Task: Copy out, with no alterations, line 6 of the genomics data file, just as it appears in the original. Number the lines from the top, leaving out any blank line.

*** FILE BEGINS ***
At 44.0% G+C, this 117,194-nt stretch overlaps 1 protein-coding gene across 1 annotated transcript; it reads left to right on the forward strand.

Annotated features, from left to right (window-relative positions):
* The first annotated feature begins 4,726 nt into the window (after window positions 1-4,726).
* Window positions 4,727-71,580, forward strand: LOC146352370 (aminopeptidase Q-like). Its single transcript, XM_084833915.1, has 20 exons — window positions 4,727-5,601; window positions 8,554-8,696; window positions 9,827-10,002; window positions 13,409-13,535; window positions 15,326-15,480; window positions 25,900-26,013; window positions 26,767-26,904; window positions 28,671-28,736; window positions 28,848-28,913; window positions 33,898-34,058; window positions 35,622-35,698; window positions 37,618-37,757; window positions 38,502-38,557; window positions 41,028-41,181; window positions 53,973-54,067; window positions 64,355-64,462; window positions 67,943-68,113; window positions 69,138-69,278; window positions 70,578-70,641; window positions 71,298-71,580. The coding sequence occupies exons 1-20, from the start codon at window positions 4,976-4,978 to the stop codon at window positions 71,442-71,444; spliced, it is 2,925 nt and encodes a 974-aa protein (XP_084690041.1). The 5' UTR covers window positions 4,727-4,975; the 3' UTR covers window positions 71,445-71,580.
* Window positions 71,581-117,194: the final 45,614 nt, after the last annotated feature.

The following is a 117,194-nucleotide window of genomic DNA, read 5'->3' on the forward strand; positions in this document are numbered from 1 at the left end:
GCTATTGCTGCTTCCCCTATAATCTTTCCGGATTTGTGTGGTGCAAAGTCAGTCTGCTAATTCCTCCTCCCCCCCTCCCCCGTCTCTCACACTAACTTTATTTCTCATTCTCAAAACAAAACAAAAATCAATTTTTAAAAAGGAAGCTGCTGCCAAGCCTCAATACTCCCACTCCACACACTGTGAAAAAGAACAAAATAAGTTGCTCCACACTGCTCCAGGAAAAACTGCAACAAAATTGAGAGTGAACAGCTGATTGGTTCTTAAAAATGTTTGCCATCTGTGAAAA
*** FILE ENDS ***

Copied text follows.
The following is a 117,194-nucleotide window of genomic DNA, read 5'->3' on the forward strand; positions in this document are numbered from 1 at the left end: